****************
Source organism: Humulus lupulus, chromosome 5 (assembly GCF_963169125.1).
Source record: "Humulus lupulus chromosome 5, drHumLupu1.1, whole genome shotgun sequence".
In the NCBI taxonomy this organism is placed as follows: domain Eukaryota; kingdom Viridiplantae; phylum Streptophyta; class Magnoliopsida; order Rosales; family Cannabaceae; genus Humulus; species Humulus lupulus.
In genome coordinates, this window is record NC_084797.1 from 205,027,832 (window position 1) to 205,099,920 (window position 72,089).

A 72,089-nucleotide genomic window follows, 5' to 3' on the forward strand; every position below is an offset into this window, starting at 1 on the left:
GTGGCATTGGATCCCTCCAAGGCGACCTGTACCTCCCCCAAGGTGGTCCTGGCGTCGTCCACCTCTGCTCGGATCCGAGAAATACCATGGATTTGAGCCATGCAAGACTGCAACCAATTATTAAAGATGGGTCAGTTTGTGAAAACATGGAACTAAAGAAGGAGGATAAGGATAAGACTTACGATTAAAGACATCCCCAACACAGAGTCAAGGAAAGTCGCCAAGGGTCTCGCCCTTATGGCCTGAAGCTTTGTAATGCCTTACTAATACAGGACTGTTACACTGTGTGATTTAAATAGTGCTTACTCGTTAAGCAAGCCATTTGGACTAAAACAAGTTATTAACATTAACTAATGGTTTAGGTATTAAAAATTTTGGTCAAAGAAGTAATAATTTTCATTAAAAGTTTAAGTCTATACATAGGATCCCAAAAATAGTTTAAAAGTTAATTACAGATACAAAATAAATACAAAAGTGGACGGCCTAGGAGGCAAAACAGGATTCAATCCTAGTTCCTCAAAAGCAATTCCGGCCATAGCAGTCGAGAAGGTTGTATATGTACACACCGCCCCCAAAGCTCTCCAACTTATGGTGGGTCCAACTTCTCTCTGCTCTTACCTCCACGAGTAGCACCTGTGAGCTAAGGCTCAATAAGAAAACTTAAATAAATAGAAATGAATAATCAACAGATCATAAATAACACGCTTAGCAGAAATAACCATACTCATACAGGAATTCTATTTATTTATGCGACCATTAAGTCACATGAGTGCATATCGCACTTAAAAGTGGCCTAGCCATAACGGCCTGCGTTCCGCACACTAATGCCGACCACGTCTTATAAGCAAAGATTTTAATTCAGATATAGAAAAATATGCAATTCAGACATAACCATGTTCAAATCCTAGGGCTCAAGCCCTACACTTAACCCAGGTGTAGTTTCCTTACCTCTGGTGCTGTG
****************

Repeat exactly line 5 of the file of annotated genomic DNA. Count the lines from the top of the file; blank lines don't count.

A 72,089-nucleotide genomic window follows, 5' to 3' on the forward strand; every position below is an offset into this window, starting at 1 on the left: